The third life update is the promotion I recently got at work. We restructured some stuff, and it opened up a couple of positions. I applied for the purchasing assistant job, which is in charge of cash handling, orders (coffee, cups, grocery runs, etc.) and increasing revenue. It’s more the job for me since I think my brain errs more on the side of being numbers-oriented. I like having stuff that makes sense and that I can measure. I like being able to streamline things and be as efficient as possible. I’m not far into the new job, but I enjoy it thoroughly thus far.
But the reason I write is not to simply update – I’m excited because I feel like there’s so much good stuff on the way, too.
If there’s anything God has taught me over the last few months, it’s how natural evangelism is. I wrote a blog post months ago on how I need to evangelize more, but specifically that I want to evangelize more. I’m seeing more and more that it’s a natural response to, when you hear good news, want to share it! I’m seeing more and more that the message is more important than the messenger. I’m seeing more and more that the remedy to every human condition (and THE human condition – sin) is the Gospel. Gospel, gospel, gospel. So that alleviates fear of evangelism to a degree because we see that, in some glorious, God-only-knows-how kind of way, the Gospel is the solution to everything. The gospel motivates me to preach and evangelize and the gospel does the work itself. If I preach the gospel, the Holy Spirit makes the “to-do list” for each individual listener.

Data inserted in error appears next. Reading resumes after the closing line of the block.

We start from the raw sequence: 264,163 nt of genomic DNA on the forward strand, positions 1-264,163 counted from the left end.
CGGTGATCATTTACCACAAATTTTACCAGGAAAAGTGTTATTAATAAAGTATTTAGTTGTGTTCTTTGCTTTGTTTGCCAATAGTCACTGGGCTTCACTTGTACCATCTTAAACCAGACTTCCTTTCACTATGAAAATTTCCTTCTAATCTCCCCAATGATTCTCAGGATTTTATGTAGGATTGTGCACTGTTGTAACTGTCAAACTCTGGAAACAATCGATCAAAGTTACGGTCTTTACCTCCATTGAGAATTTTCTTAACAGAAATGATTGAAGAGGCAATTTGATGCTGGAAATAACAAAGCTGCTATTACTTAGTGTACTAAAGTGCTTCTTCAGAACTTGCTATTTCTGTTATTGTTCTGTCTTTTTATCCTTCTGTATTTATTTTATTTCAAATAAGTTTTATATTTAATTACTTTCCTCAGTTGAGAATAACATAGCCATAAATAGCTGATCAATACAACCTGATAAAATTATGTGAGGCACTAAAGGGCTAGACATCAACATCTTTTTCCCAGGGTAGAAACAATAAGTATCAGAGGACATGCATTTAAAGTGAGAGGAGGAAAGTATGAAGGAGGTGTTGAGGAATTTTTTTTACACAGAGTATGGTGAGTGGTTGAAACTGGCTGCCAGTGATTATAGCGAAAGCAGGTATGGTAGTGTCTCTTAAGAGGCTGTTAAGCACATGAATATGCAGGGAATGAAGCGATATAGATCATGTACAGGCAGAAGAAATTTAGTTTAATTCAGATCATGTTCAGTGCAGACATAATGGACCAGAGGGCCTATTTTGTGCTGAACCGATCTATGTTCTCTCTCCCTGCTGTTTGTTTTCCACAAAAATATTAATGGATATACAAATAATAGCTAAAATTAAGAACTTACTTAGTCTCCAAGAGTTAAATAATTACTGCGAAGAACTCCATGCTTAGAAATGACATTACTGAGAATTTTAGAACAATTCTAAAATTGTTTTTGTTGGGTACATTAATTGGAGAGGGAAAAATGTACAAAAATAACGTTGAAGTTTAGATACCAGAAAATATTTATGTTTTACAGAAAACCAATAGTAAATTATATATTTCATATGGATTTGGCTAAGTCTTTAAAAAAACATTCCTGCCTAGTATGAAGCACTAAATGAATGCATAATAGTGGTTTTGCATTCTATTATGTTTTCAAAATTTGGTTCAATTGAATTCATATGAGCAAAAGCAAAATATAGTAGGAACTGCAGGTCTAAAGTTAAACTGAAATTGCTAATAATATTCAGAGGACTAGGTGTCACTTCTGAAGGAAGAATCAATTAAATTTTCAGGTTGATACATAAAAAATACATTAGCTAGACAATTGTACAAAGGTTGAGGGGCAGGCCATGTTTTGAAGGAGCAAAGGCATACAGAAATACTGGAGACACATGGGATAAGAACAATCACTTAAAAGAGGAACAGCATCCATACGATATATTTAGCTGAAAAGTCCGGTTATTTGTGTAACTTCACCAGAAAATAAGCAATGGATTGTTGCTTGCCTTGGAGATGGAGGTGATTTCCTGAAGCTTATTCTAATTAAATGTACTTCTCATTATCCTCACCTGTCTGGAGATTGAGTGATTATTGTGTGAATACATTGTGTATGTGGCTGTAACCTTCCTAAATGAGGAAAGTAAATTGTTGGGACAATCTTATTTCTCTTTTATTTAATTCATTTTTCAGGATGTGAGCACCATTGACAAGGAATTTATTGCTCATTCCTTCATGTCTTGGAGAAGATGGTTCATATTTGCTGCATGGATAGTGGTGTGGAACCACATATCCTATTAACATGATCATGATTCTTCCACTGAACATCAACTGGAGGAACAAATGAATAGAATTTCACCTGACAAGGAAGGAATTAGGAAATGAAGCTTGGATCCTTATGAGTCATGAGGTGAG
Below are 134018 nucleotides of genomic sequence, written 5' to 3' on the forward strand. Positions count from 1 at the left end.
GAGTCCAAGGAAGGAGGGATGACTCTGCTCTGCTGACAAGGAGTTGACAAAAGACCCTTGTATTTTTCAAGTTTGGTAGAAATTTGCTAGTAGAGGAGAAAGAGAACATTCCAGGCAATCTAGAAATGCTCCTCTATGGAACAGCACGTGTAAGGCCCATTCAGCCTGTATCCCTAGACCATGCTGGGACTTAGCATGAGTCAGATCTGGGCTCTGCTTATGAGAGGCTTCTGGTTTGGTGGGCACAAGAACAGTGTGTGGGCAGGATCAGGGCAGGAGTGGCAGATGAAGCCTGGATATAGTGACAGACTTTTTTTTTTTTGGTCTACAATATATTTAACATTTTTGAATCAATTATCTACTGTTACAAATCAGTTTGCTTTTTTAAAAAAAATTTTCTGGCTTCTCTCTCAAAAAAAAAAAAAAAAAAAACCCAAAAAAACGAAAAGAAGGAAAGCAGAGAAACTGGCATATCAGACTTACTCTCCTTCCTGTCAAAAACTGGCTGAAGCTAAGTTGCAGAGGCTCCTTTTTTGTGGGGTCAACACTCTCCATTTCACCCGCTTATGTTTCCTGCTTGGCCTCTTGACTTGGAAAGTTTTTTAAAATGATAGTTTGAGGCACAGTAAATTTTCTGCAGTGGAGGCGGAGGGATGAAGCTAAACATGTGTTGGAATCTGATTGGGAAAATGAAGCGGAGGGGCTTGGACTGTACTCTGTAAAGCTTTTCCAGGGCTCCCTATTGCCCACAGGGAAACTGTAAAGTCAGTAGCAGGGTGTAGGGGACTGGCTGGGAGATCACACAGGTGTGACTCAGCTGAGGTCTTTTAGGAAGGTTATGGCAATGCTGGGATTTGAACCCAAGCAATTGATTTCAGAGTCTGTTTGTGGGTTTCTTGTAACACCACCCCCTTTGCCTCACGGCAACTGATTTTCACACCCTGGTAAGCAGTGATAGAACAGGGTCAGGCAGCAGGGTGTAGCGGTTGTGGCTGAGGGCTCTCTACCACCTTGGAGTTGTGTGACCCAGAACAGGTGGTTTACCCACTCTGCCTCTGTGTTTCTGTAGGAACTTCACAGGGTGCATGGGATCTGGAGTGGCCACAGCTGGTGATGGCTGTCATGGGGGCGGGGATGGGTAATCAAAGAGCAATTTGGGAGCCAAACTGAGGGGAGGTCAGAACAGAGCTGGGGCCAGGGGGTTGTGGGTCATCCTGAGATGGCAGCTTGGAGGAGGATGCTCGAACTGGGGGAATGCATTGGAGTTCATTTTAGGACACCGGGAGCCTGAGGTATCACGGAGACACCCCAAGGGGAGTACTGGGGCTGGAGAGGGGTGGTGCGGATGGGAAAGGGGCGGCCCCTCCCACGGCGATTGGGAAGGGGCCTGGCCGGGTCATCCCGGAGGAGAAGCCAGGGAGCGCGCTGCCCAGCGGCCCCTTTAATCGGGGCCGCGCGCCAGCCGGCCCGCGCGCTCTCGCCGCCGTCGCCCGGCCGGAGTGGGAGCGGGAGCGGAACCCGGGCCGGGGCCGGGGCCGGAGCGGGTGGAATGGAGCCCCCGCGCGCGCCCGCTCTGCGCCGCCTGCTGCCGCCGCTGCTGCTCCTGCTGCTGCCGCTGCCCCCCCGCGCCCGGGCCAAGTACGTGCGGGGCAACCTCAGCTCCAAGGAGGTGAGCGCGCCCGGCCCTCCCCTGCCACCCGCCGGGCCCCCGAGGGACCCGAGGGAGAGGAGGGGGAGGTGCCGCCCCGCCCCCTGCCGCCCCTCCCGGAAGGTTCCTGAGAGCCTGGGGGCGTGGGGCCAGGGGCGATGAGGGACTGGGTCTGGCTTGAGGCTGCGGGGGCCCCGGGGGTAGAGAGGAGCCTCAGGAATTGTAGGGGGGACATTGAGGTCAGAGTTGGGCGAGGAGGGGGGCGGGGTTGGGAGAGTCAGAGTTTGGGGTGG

My roommate and I started talking the other day about how much we would love to just have people over – to have conversations, to eat together, to study the Bible, to get out the guitar and sing some songs – and all of a sudden, God tapped me on the shoulder and said, “that’s church.”
There’s something in me that is just inexplicable, and so I can only assume it’s something God has birthed – to be in deeper community with people. To talk with people I know who love Jesus about our discipleship, and to talk to people who don’t know Jesus about – well, life, and of course Jesus! There’s this naturalness about discipleship that is becoming more and more evident – how I’ve made it something I reserve for church-facilitated contexts, when in reality, it happens naturally. I don’t mean we need to abandon church – church is pretty clearly God’s idea. But I’ve limited discipleship to a life group on a certain night of the week between the hours of such-and-such and such-and-such. I’ve limited preaching and celebration of the Gospel to Sunday mornings at 10:30, when it can (and well should) happen any other time, as well.
So what I’m starting to see open up is this glorious potential – that God is planting dreams and desires in me that I never had before to love people, to get my hands dirty with people, and that’s why I’m so in love with where I am right now. Everything just seems to be falling into place, and I want to spend the rest of my days loving Jesus by loving His people and loving Him with His people.